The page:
Enterprise architecture and culture change topped the list of concerns for federal IT managers
Enterprise architecture and culture change topped the list of concerns for federal senior information technology managers, according to the seventh annual Association for Federal Information Resources Management survey released Dec. 19.
Formulating or implementing an enterprise architecture ranked sixth in last year's AFFIRM survey, but jumped to the top of this year's list of challenges.
The change was expected, said Robert Golas, executive director of business development for Oracle Federal and Michael Lisagor, president of Celerity Works LLC, who presented the survey results at an AFFIRM lunch.
"With the emphasis being placed on the federal enterprise architecture, this comes as no surprise," the report found. Both the defense/intelligence community and the civilian agencies saw this as their biggest challenge.
For the second year in a row, "making the business and cultural changes necessary for full e-government transformation" came in second. This reflects the "current emphasis on the president's 24 e-government initiatives as well as department and agency emphasis on internal e-government initiatives."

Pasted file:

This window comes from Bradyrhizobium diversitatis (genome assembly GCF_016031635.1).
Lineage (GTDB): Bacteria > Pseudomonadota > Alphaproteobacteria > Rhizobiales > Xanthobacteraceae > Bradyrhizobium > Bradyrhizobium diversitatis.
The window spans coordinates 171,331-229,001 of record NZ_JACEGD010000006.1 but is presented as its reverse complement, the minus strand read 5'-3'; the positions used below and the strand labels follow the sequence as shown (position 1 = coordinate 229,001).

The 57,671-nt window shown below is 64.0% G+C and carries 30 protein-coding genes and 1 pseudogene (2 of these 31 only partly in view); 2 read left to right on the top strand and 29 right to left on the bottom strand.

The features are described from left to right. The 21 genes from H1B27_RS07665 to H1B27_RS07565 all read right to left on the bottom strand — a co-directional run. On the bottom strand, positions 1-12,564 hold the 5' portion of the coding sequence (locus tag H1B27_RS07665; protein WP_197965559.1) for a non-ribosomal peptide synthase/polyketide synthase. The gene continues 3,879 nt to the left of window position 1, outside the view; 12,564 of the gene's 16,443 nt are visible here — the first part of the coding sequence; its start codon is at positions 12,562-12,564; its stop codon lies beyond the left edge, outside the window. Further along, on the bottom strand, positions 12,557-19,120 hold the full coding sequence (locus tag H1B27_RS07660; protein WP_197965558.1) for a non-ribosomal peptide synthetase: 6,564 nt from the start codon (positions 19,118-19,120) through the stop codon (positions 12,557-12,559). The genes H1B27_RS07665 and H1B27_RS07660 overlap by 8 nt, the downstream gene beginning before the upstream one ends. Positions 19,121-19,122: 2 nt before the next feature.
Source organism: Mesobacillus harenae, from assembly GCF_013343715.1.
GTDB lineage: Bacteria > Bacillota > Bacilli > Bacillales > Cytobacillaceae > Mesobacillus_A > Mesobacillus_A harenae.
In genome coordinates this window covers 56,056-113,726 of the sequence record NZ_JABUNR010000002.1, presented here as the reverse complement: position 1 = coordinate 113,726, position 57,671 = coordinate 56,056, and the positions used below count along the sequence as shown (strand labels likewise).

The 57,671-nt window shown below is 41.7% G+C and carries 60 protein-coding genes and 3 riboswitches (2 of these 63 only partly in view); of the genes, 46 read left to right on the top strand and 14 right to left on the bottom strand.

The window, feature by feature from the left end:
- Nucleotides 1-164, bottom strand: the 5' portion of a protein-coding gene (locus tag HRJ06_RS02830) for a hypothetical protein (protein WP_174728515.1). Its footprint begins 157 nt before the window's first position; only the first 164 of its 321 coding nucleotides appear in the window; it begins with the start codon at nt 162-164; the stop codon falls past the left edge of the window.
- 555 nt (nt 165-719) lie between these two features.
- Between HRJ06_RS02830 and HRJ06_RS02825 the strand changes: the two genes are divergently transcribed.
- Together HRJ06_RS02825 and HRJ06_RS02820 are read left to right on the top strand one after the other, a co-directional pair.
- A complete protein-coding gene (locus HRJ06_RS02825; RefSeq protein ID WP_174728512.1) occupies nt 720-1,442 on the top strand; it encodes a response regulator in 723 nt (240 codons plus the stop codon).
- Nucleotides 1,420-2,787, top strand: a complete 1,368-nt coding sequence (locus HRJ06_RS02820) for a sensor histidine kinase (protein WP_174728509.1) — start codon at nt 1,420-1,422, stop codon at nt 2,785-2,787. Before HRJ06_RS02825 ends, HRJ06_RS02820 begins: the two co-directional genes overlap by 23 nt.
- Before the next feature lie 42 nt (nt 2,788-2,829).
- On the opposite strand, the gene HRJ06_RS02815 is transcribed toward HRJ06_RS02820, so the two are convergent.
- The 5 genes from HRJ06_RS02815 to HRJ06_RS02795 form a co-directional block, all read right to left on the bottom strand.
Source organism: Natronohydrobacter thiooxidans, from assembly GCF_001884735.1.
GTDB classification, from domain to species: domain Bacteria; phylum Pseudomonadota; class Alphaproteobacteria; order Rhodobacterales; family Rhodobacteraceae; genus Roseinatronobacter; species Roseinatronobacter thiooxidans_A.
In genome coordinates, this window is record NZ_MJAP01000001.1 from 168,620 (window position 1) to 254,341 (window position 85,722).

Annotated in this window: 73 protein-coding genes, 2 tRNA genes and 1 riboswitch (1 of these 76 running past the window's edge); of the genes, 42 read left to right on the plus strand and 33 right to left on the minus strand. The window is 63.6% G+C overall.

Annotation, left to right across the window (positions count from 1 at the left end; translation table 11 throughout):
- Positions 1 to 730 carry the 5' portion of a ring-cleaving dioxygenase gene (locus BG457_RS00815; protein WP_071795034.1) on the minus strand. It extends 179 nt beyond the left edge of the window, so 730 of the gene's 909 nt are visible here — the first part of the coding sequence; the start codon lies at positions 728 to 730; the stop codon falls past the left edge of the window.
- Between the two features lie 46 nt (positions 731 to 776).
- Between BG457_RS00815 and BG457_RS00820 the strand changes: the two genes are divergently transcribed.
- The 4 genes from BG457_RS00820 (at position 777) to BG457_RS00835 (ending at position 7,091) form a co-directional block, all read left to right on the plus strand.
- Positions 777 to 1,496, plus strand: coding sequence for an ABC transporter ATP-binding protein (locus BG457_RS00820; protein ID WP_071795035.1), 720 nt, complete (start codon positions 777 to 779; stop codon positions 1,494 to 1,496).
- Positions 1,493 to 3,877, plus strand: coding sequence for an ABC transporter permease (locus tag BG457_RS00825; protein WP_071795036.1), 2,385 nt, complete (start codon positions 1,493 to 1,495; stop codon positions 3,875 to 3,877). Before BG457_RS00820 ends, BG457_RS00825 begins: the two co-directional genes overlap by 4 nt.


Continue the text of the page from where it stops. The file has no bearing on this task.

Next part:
However, the defense/intell community ranked this challenge eighth -- six spots below the ranking that civilian agency managers gave it.
Also ranking high at Nos. 3 and 4 are hiring and retaining skilled professionals (which was also third last year) and aligning IT and organizational mission goals (which made it back on the top 10 list after a few years' absence.)
The survey recipients were also asked to select five items from a list of 30 critical technologies and solutions that they considered the most important to the federal chief information officer. Security infrastructure, like last year, was ranked No. 1. Internet/intranet/Web applications and knowledge management followed as No. 2 and No. 3.
This year's survey also included five additional questions to help government executives better understand the impact of Sept. 11. Responses to one question indicated a lack of agency management attention to e-government initiatives, as well as the need for continued efforts to improve IT infrastructure security and an increased emphasis on service to the citizen. These are all areas that might warrant further attention, the survey said.
The survey is available online at www.affirm.org.
NEXT STORY: GAO report finds flaws in OMB e-gov initiatives